Posted: 23 Aug 2016 06:29 PM PDT

Seagrass seed is killed by waterborne fungi that are related to the well-known potato blight, biologists have discovered. These fungi, which have not previously been found in seawater, hinder seed germination and thus prevent the restoration of seagrass.

Evidence of changes to children's brain rhythms following 'brain training'

Posted: 23 Aug 2016 06:29 PM PDT

New research questions the strong claims that have been made about the benefits of 'brain training' -- enhanced mental skills, a boost to education, improved clinical outcomes and sharper everyday functioning. This new study found evidence that 'brain training' changed brain signalling but no indication of other benefits.

Test for damp ground at Mars' seasonal streaks finds none

Posted: 23 Aug 2016 02:55 PM PDT

Seasonal dark streaks on Mars that have become one of the hottest topics in interplanetary research don't hold much water, according to the latest findings from a NASA spacecraft orbiting Mars.

NASA establishes contact with STEREO mission

Posted: 23 Aug 2016 02:24 PM PDT

NASA has reestablished contact with its STEREO-B spacecraft, after communications were lost on Oct. 1, 2014. Over 22 months, the STEREO team has worked to attempt contact with the spacecraft. Most recently, they have attempted a monthly recovery operation using NASA's Deep Space Network, which tracks and communicates with missions throughout space.

Female triathletes at higher risk for pelvic floor disorders

Posted: 23 Aug 2016 01:57 PM PDT

Female triathletes are at a higher risk for several health issues, including pelvic floor disorders, new research indicates. Researchers conducted an internet survey of 311 self-identified female triathletes. Results showed a significant prevalence of pelvic floor disorders, with urinary incontinences (37.4 percent) and anal incontinence (28.0 percent) being the most common.

BPA can disrupt painted turtles' brain development could be a population health concern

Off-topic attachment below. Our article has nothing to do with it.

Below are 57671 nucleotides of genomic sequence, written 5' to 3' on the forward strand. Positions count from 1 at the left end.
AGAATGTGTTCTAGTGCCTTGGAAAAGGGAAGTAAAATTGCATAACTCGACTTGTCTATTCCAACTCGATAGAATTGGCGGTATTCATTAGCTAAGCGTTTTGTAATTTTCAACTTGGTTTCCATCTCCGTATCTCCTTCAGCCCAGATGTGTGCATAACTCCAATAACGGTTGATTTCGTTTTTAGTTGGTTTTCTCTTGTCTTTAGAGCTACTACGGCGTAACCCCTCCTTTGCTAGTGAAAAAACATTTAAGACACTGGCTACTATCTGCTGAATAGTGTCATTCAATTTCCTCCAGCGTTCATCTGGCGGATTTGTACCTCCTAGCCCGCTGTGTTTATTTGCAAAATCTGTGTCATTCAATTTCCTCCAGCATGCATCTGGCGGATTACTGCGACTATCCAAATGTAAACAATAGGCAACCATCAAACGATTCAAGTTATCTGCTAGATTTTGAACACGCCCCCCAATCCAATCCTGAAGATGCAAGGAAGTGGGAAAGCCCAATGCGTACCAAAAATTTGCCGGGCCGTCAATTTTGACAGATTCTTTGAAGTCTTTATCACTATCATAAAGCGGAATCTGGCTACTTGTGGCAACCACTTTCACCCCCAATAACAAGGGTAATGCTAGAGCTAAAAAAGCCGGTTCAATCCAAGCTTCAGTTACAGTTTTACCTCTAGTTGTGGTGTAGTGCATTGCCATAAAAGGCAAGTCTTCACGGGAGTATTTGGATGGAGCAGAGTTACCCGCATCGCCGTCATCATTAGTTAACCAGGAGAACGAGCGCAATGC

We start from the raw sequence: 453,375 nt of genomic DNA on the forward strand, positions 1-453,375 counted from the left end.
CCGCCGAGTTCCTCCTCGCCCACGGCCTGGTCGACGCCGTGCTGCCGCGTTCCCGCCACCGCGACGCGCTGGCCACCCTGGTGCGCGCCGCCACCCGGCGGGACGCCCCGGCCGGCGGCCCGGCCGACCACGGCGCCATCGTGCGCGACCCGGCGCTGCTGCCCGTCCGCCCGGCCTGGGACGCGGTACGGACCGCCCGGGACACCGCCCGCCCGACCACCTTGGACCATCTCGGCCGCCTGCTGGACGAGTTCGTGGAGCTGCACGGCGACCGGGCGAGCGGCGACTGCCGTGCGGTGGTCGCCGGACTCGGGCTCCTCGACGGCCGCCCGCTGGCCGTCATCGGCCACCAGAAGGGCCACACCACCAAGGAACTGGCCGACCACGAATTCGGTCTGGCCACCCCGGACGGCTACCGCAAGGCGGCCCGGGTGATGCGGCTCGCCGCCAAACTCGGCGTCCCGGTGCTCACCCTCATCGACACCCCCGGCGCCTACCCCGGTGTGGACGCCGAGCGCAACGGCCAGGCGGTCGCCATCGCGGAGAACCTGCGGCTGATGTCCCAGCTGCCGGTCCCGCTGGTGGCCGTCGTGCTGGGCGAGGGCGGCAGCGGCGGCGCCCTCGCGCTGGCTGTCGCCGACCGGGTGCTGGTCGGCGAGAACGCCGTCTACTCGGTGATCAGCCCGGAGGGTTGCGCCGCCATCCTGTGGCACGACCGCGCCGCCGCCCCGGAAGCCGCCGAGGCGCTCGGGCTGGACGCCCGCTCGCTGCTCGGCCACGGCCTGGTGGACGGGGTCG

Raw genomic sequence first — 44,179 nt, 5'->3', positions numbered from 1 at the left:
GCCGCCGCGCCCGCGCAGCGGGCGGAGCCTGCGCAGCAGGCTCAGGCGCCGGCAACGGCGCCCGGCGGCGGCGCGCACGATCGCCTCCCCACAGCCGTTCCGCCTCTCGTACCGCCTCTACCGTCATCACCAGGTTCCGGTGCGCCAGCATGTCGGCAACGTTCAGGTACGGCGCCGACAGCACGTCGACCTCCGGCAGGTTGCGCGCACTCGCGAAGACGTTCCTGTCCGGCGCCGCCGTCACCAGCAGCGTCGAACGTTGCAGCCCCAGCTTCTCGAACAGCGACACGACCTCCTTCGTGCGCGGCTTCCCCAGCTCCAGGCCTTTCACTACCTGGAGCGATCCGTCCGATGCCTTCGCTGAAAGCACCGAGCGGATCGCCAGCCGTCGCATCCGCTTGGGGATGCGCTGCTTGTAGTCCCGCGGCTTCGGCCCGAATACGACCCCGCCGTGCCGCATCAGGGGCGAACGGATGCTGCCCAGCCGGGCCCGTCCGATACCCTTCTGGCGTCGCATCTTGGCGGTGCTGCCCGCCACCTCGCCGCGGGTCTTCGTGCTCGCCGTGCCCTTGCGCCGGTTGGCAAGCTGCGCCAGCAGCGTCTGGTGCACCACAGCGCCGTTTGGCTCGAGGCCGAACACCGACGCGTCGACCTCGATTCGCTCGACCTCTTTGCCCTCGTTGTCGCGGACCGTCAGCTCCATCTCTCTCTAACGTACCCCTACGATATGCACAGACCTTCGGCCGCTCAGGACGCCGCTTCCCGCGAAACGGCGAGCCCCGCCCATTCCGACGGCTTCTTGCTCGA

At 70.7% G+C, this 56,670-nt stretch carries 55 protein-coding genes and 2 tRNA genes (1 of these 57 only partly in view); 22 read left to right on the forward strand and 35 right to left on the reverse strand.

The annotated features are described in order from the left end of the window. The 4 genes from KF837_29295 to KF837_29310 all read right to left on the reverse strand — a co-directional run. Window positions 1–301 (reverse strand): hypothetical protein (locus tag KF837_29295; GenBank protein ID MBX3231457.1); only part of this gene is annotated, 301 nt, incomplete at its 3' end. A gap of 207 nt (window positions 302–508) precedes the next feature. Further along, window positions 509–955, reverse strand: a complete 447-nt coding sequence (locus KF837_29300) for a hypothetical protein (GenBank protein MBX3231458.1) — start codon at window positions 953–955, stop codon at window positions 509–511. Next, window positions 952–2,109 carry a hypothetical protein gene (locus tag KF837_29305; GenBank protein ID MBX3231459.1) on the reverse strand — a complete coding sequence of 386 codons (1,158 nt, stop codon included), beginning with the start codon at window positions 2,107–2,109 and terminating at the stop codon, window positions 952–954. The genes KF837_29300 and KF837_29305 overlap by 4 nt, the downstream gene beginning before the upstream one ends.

Posted: 23 Aug 2016 01:56 PM PDT

Often, aquatic environments such as rivers and streams become reservoirs for BPA, affecting turtle habitats. Last year, a team of researchers determined that BPA can disrupt sexual function in painted turtles. Now, the team has shown that BPA also can induce behavioral changes in turtles, reprogramming male turtle brains to show behavior common in females. Researchers worry this could lead to population declines in painted turtles.

Surgery that restores hand and elbow function in quadriplegics is underused

Posted: 23 Aug 2016 01:56 PM PDT

A surgery for quadriplegics called tendon transfer can significantly improve hand and elbow function, but the procedure is greatly underused, according to a new article.

Scientists unravel genetic ancestry of cultivated strawberry

Posted: 23 Aug 2016 01:56 PM PDT

Scientists have unlocked a major genetic mystery of one of the ancestors of cultivated strawberry. A genetic analysis, which took four years to complete, aims to improve modern cultivation efforts of strawberry growers.

Mechanism that alters neural excitability offers window into neuropsychiatric disease

Posted: 23 Aug 2016 01:56 PM PDT

Researchers show, for the first time, that the well-known mechanism of gene expression control -- dynamic changes in DNA methylation -- is also involved in changes to the excitability of neural cells. This suggests that DNA methylation changes that alter excitability may be a mechanism involved in neuropsychiatric disorders, and that the sites of such changes may offer a potential therapeutic target.

Prescriptions more affordable after U.S. policy changes

Posted: 23 Aug 2016 01:56 PM PDT

Researchers have seen significant increases in the number of Americans who can afford to fill prescriptions following implementation of the 2003 Medicare Modernization Act and the 2010 Affordable Care Act (also called Obamacare).

Standing desks lower BMI, research shows

Posted: 23 Aug 2016 01:55 PM PDT

Standing desks lower the BMI trajectory in elementary-aged children over a two-year span--by an average of 5.24 percentile points, a landmark study has found.

Lacking other meaningful data, university faculty devise their own evaluation systems